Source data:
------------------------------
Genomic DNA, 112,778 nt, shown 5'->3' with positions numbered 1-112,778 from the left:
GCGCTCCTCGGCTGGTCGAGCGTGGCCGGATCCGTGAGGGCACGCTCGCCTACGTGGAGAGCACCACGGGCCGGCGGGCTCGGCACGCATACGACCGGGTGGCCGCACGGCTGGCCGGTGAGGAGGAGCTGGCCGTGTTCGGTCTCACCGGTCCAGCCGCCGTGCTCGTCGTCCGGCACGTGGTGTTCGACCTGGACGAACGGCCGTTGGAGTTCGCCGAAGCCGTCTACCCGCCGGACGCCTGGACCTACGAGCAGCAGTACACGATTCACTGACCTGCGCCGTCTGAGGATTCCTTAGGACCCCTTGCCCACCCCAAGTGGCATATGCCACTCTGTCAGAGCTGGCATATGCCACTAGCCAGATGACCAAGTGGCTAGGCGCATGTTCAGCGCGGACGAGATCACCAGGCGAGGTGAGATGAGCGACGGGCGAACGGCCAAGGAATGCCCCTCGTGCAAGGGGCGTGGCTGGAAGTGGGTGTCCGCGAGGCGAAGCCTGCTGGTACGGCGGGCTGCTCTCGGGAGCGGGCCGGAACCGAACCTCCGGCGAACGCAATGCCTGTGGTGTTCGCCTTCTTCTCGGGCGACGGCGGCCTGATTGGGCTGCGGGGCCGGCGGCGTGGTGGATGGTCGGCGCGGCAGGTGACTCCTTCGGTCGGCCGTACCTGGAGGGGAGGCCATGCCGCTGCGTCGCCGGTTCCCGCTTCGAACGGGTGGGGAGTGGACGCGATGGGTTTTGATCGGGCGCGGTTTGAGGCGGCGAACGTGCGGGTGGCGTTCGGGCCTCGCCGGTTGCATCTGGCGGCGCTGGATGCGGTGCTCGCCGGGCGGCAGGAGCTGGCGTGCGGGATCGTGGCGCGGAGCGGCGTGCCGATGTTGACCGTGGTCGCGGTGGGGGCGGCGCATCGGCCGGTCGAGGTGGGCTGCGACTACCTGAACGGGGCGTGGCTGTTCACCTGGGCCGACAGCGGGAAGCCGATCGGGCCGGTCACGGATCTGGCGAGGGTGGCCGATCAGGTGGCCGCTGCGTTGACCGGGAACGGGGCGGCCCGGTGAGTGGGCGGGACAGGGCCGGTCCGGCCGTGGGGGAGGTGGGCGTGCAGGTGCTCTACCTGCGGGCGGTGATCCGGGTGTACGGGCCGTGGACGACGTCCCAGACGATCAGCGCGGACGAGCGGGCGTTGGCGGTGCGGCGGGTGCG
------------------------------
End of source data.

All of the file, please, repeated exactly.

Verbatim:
Genomic DNA, 112,778 nt, shown 5'->3' with positions numbered 1-112,778 from the left:
GCGCTCCTCGGCTGGTCGAGCGTGGCCGGATCCGTGAGGGCACGCTCGCCTACGTGGAGAGCACCACGGGCCGGCGGGCTCGGCACGCATACGACCGGGTGGCCGCACGGCTGGCCGGTGAGGAGGAGCTGGCCGTGTTCGGTCTCACCGGTCCAGCCGCCGTGCTCGTCGTCCGGCACGTGGTGTTCGACCTGGACGAACGGCCGTTGGAGTTCGCCGAAGCCGTCTACCCGCCGGACGCCTGGACCTACGAGCAGCAGTACACGATTCACTGACCTGCGCCGTCTGAGGATTCCTTAGGACCCCTTGCCCACCCCAAGTGGCATATGCCACTCTGTCAGAGCTGGCATATGCCACTAGCCAGATGACCAAGTGGCTAGGCGCATGTTCAGCGCGGACGAGATCACCAGGCGAGGTGAGATGAGCGACGGGCGAACGGCCAAGGAATGCCCCTCGTGCAAGGGGCGTGGCTGGAAGTGGGTGTCCGCGAGGCGAAGCCTGCTGGTACGGCGGGCTGCTCTCGGGAGCGGGCCGGAACCGAACCTCCGGCGAACGCAATGCCTGTGGTGTTCGCCTTCTTCTCGGGCGACGGCGGCCTGATTGGGCTGCGGGGCCGGCGGCGTGGTGGATGGTCGGCGCGGCAGGTGACTCCTTCGGTCGGCCGTACCTGGAGGGGAGGCCATGCCGCTGCGTCGCCGGTTCCCGCTTCGAACGGGTGGGGAGTGGACGCGATGGGTTTTGATCGGGCGCGGTTTGAGGCGGCGAACGTGCGGGTGGCGTTCGGGCCTCGCCGGTTGCATCTGGCGGCGCTGGATGCGGTGCTCGCCGGGCGGCAGGAGCTGGCGTGCGGGATCGTGGCGCGGAGCGGCGTGCCGATGTTGACCGTGGTCGCGGTGGGGGCGGCGCATCGGCCGGTCGAGGTGGGCTGCGACTACCTGAACGGGGCGTGGCTGTTCACCTGGGCCGACAGCGGGAAGCCGATCGGGCCGGTCACGGATCTGGCGAGGGTGGCCGATCAGGTGGCCGCTGCGTTGACCGGGAACGGGGCGGCCCGGTGAGTGGGCGGGACAGGGCCGGTCCGGCCGTGGGGGAGGTGGGCGTGCAGGTGCTCTACCTGCGGGCGGTGATCCGGGTGTACGGGCCGTGGACGACGTCCCAGACGATCAGCGCGGACGAGCGGGCGTTGGCGGTGCGGCGGGTGCG